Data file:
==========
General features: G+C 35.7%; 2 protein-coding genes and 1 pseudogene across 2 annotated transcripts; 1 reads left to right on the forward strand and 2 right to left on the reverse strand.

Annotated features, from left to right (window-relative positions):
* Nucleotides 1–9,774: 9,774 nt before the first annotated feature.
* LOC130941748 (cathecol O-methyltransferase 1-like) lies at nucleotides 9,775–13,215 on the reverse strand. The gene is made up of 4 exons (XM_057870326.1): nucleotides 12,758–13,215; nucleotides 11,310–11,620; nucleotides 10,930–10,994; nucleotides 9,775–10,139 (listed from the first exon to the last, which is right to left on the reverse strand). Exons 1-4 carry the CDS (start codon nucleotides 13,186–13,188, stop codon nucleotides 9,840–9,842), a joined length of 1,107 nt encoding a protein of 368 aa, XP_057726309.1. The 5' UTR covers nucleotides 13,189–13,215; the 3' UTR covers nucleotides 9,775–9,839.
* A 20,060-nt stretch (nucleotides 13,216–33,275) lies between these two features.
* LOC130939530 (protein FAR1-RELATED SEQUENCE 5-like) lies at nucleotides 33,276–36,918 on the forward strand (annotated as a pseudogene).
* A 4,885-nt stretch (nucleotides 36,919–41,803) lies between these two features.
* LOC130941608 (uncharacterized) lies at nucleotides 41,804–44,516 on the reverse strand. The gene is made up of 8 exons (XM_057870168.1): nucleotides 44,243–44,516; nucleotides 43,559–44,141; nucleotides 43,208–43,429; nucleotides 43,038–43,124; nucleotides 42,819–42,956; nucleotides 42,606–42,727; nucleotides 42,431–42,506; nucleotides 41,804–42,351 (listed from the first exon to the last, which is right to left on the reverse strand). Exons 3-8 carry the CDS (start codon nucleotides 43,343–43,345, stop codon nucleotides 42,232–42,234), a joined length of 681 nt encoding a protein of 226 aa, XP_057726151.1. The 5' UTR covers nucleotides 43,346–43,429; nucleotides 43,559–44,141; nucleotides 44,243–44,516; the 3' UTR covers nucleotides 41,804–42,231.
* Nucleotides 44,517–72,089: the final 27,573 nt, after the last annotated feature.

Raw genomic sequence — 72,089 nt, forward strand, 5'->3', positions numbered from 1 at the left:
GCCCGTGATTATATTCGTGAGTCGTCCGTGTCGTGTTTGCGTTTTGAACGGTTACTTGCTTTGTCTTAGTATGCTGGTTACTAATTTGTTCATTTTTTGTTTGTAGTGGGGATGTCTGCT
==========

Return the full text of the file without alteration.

General features: G+C 35.7%; 2 protein-coding genes and 1 pseudogene across 2 annotated transcripts; 1 reads left to right on the forward strand and 2 right to left on the reverse strand.

Annotated features, from left to right (window-relative positions):
* Nucleotides 1–9,774: 9,774 nt before the first annotated feature.
* LOC130941748 (cathecol O-methyltransferase 1-like) lies at nucleotides 9,775–13,215 on the reverse strand. The gene is made up of 4 exons (XM_057870326.1): nucleotides 12,758–13,215; nucleotides 11,310–11,620; nucleotides 10,930–10,994; nucleotides 9,775–10,139 (listed from the first exon to the last, which is right to left on the reverse strand). Exons 1-4 carry the CDS (start codon nucleotides 13,186–13,188, stop codon nucleotides 9,840–9,842), a joined length of 1,107 nt encoding a protein of 368 aa, XP_057726309.1. The 5' UTR covers nucleotides 13,189–13,215; the 3' UTR covers nucleotides 9,775–9,839.
* A 20,060-nt stretch (nucleotides 13,216–33,275) lies between these two features.
* LOC130939530 (protein FAR1-RELATED SEQUENCE 5-like) lies at nucleotides 33,276–36,918 on the forward strand (annotated as a pseudogene).
* A 4,885-nt stretch (nucleotides 36,919–41,803) lies between these two features.
* LOC130941608 (uncharacterized) lies at nucleotides 41,804–44,516 on the reverse strand. The gene is made up of 8 exons (XM_057870168.1): nucleotides 44,243–44,516; nucleotides 43,559–44,141; nucleotides 43,208–43,429; nucleotides 43,038–43,124; nucleotides 42,819–42,956; nucleotides 42,606–42,727; nucleotides 42,431–42,506; nucleotides 41,804–42,351 (listed from the first exon to the last, which is right to left on the reverse strand). Exons 3-8 carry the CDS (start codon nucleotides 43,343–43,345, stop codon nucleotides 42,232–42,234), a joined length of 681 nt encoding a protein of 226 aa, XP_057726151.1. The 5' UTR covers nucleotides 43,346–43,429; nucleotides 43,559–44,141; nucleotides 44,243–44,516; the 3' UTR covers nucleotides 41,804–42,231.
* Nucleotides 44,517–72,089: the final 27,573 nt, after the last annotated feature.

Raw genomic sequence — 72,089 nt, forward strand, 5'->3', positions numbered from 1 at the left:
GCCCGTGATTATATTCGTGAGTCGTCCGTGTCGTGTTTGCGTTTTGAACGGTTACTTGCTTTGTCTTAGTATGCTGGTTACTAATTTGTTCATTTTTTGTTTGTAGTGGGGATGTCTGCT